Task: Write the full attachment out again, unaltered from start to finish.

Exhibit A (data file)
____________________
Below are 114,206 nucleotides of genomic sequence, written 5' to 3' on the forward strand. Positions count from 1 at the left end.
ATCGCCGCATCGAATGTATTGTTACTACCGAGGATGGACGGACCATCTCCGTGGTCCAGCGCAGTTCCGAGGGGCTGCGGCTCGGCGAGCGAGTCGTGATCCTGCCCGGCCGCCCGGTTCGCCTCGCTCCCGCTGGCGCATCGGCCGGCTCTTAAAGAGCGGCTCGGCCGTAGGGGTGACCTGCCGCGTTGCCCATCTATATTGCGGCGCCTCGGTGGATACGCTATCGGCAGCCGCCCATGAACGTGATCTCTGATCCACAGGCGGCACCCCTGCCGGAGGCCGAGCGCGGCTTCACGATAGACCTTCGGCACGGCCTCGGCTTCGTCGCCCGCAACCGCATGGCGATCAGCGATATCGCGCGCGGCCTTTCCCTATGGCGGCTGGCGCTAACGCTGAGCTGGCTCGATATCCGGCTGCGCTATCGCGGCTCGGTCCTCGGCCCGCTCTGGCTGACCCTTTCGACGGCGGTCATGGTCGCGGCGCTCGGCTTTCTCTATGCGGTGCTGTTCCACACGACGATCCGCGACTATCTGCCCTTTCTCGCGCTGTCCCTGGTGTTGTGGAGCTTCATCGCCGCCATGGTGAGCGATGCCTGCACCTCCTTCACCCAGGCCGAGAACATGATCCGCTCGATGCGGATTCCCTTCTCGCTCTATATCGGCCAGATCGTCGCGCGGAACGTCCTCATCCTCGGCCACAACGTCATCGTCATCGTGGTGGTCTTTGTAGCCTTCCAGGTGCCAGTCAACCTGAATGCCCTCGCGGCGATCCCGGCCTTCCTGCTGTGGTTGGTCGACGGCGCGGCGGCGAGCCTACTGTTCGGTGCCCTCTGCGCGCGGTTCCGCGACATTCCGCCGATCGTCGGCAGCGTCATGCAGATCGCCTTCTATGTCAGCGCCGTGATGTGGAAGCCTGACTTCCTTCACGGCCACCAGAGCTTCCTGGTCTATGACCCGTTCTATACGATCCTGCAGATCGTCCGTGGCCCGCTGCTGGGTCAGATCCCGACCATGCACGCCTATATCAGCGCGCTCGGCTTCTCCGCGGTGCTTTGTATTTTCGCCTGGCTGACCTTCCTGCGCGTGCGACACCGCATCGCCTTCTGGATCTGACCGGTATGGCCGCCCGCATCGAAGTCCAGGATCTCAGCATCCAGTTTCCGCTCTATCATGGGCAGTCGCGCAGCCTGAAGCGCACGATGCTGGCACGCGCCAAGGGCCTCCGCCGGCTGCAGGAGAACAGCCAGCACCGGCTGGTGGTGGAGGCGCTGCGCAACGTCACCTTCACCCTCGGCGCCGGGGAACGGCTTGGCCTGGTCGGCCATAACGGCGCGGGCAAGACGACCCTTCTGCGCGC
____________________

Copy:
Below are 114,206 nucleotides of genomic sequence, written 5' to 3' on the forward strand. Positions count from 1 at the left end.
ATCGCCGCATCGAATGTATTGTTACTACCGAGGATGGACGGACCATCTCCGTGGTCCAGCGCAGTTCCGAGGGGCTGCGGCTCGGCGAGCGAGTCGTGATCCTGCCCGGCCGCCCGGTTCGCCTCGCTCCCGCTGGCGCATCGGCCGGCTCTTAAAGAGCGGCTCGGCCGTAGGGGTGACCTGCCGCGTTGCCCATCTATATTGCGGCGCCTCGGTGGATACGCTATCGGCAGCCGCCCATGAACGTGATCTCTGATCCACAGGCGGCACCCCTGCCGGAGGCCGAGCGCGGCTTCACGATAGACCTTCGGCACGGCCTCGGCTTCGTCGCCCGCAACCGCATGGCGATCAGCGATATCGCGCGCGGCCTTTCCCTATGGCGGCTGGCGCTAACGCTGAGCTGGCTCGATATCCGGCTGCGCTATCGCGGCTCGGTCCTCGGCCCGCTCTGGCTGACCCTTTCGACGGCGGTCATGGTCGCGGCGCTCGGCTTTCTCTATGCGGTGCTGTTCCACACGACGATCCGCGACTATCTGCCCTTTCTCGCGCTGTCCCTGGTGTTGTGGAGCTTCATCGCCGCCATGGTGAGCGATGCCTGCACCTCCTTCACCCAGGCCGAGAACATGATCCGCTCGATGCGGATTCCCTTCTCGCTCTATATCGGCCAGATCGTCGCGCGGAACGTCCTCATCCTCGGCCACAACGTCATCGTCATCGTGGTGGTCTTTGTAGCCTTCCAGGTGCCAGTCAACCTGAATGCCCTCGCGGCGATCCCGGCCTTCCTGCTGTGGTTGGTCGACGGCGCGGCGGCGAGCCTACTGTTCGGTGCCCTCTGCGCGCGGTTCCGCGACATTCCGCCGATCGTCGGCAGCGTCATGCAGATCGCCTTCTATGTCAGCGCCGTGATGTGGAAGCCTGACTTCCTTCACGGCCACCAGAGCTTCCTGGTCTATGACCCGTTCTATACGATCCTGCAGATCGTCCGTGGCCCGCTGCTGGGTCAGATCCCGACCATGCACGCCTATATCAGCGCGCTCGGCTTCTCCGCGGTGCTTTGTATTTTCGCCTGGCTGACCTTCCTGCGCGTGCGACACCGCATCGCCTTCTGGATCTGACCGGTATGGCCGCCCGCATCGAAGTCCAGGATCTCAGCATCCAGTTTCCGCTCTATCATGGGCAGTCGCGCAGCCTGAAGCGCACGATGCTGGCACGCGCCAAGGGCCTCCGCCGGCTGCAGGAGAACAGCCAGCACCGGCTGGTGGTGGAGGCGCTGCGCAACGTCACCTTCACCCTCGGCGCCGGGGAACGGCTTGGCCTGGTCGGCCATAACGGCGCGGGCAAGACGACCCTTCTGCGCGC